Augustine s Laws

Author: Norman R. Augustine
Publisher: AIAA
ISBN: 9781563472398
Format: PDF, ePub, Docs
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Such landmark books as "The Peter Principle, Parkinson's Law", and "Up the Organization" have had an indelible effect on the management culture of our time through their acute visions of the tangles and paradoxes of modern business. To that short list must now be added "Augustine's Laws" -a classic of the genre, a brilliant (and ruefully hilarious) book on the looking-glass world of business management and organizational misbehavior. it offers its readers multiple shocks of recognition and priceless insights into how things might be better run. The fifty-two "Augustine's Laws" set forth here cover every area of business. Each law formulates a home truth about business life that, once pointed out, is impossible to forget or ignore. Each law is imbedded in a literate, droll, quotation-laden text, whose contrapuntal humor brings into sharp focus all the knotty complexities a manager is ever likely to face. As a bonus, readers can also follow, law by law, the cautionary saga of the Daedalus Model Airplane Company, a concern founded in unfounded optimism by two business school graduates, and headed straight for oblivion -but not before every disastrous mistake known to managerial life is made.

Mission to Tokyo

Author: Robert F. Dorr
Publisher: Zenith Press
ISBN: 1610586638
Format: PDF, ePub
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From Hell Hawks! author Bob Dorr, Mission to Tokyo takes the reader on a World War II strategic bombing mission from an airfield on the western Pacific island of Tinian to Tokyo and back. Told in the veterans' words, Mission to Tokyo is a narrative of every aspect of long range bombing, including pilots and other aircrew, groundcrew, and escort fighters that accompanied the heavy bombers on their perilous mission. Several thousand men on the small Mariana Islands of Guam, Saipan, and Tinian were trying to take the war to the Empire—Imperial Japan—in B-29 Superfortresses flying at 28,000 feet, but the high-altitude bombing wasn't very accurate. The decision was made to take the planes down to around 8,000 feet, even as low as 5,000 feet. Eliminating the long climb up would save fuel, and allow the aircraft to take heavier bomb loads. The lower altitude would also increase accuracy substantially. The trade-off was the increased danger of anti-aircraft fire. This was deemed worth the risk, and the devastation brought to the industry and population of the capital city was catastrophic. Unfortunately for all involved, the bombing did not bring on the quick surrender some had hoped for. That would take six more months of bombing, culminating in the atomic bombs dropped on Hiroshima and Nagasaki. As with Mission to Berlin (Spring 2011), Mission to Tokyo focuses on a specific mission from spring 1945 and provides a history of the strategic air war against Japan in alternating chapters.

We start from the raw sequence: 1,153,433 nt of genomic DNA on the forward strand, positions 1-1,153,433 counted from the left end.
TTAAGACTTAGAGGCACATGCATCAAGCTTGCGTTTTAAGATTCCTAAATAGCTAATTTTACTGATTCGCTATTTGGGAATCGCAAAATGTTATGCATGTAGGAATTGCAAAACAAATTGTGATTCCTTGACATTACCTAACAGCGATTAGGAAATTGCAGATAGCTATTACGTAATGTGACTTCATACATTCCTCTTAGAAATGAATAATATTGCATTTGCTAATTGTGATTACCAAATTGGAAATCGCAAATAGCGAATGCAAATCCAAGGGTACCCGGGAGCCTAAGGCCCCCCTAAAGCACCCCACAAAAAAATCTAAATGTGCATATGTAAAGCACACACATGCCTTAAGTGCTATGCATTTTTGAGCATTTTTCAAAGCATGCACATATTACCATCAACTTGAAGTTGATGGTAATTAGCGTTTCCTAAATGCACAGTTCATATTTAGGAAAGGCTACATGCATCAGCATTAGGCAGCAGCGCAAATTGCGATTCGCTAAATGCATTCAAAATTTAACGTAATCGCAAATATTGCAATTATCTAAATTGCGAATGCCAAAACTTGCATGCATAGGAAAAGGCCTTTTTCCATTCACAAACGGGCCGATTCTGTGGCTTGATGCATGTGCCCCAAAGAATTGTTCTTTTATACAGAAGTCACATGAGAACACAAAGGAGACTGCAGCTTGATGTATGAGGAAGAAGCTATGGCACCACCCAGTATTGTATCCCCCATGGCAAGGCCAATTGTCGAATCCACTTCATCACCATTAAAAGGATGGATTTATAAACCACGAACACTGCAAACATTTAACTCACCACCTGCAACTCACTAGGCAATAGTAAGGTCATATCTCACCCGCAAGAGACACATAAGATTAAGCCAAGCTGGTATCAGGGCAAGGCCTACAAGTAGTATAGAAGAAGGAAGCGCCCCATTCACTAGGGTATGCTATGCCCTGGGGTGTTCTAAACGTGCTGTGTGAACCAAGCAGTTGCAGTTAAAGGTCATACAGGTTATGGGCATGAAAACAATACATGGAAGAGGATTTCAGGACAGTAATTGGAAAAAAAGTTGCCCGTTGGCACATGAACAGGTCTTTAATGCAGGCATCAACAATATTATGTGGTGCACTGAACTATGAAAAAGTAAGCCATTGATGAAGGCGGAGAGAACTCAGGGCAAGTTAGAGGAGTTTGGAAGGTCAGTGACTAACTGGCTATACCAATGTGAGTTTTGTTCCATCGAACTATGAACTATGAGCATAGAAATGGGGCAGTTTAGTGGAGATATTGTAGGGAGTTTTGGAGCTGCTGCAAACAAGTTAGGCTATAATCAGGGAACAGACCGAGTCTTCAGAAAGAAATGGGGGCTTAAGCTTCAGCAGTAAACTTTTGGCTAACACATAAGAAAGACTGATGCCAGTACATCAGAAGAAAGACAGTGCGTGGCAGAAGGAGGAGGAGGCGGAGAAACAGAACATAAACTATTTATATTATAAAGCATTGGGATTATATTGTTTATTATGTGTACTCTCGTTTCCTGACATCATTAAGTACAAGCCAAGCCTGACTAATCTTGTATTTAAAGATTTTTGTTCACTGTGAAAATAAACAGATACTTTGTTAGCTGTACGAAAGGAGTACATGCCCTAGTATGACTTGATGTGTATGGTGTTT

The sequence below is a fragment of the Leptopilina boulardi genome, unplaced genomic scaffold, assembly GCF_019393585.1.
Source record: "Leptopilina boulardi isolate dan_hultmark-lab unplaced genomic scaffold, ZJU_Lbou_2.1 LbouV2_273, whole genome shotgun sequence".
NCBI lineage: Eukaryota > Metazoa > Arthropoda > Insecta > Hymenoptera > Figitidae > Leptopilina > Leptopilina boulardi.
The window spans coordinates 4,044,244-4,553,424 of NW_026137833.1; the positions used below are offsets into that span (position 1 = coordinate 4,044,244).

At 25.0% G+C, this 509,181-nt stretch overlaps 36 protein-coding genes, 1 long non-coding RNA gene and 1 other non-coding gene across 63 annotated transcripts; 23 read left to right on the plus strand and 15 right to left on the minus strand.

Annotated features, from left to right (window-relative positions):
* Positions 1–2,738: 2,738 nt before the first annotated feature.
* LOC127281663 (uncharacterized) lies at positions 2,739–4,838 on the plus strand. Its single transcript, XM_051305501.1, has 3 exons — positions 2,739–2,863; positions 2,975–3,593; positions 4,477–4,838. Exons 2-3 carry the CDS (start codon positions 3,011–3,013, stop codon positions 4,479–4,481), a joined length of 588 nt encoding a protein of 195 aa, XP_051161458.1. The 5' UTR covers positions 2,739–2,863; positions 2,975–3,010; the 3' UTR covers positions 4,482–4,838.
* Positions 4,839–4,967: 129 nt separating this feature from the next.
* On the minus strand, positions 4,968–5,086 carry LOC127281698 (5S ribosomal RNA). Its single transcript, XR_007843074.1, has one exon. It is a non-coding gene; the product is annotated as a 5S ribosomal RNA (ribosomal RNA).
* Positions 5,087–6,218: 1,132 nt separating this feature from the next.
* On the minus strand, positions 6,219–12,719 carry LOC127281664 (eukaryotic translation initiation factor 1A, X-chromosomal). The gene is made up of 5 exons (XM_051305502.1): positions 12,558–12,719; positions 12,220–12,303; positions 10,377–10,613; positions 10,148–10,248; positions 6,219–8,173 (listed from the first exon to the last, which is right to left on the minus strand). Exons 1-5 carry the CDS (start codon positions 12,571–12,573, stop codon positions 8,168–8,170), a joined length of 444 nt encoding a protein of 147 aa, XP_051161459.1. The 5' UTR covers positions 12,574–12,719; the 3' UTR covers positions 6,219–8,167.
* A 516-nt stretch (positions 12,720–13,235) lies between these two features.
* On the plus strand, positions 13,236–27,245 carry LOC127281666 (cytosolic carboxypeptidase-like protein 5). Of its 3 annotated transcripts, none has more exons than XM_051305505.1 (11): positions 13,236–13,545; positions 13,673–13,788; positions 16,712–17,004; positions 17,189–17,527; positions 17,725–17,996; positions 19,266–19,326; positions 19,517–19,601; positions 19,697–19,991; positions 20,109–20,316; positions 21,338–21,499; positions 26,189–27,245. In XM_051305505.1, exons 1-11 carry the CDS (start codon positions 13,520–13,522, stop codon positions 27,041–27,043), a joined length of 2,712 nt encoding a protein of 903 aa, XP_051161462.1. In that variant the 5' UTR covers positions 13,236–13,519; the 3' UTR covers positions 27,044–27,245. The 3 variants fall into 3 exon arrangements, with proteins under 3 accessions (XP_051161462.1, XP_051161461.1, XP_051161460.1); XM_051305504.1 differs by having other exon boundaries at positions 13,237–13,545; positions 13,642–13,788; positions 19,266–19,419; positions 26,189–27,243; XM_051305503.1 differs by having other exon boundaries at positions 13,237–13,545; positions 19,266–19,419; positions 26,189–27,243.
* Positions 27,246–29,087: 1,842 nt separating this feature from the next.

Tethers in Space Handbook

Author: M. L. Cosmo
Publisher: CreateSpace
ISBN: 9781502989260
Format: PDF, Docs
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Space tethers are long cables which can be used for propulsion, momentum exchange, stabilization and altitude control, or maintaining the relative positions of the components of a large dispersed satellite/spacecraft sensor system. Depending on the mission objectives and altitude, spaceflight using this form of spacecraft propulsion may be significantly less expensive than spaceflight using rocket engines. A number of space tethers have been deployed in space missions. Tether satellites can be used for various purposes including research into tether propulsion, tidal stabilisation and orbital plasma dynamics.

Smart Structures

Author: Jan Holnicki-Szulc
Publisher: Springer Science & Business Media
ISBN: 940114611X
Format: PDF, Mobi
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Smart (intelligent) structures have been the focus of a great deal of recent research interest. In this book, leading researchers report the state of the art and discuss new ideas, results and trends in 43 contributions, covering fundamental research issues, the role of intelligent monitoring in structural identification and damage assessment, the potential of automatic control systems in achieving a desired structural behaviour, and a number of practical issues in the analysis and design of smart structures in mechanical and civil engineering applications. Audience: A multidisciplinary reference for materials scientists and engineers in such areas as mechanical, civil, aeronautical, electrical, control, and computer engineering.

Coming Home

Author: Roger D. Launius
Publisher: Government Printing Office
ISBN: 9780160910647
Format: PDF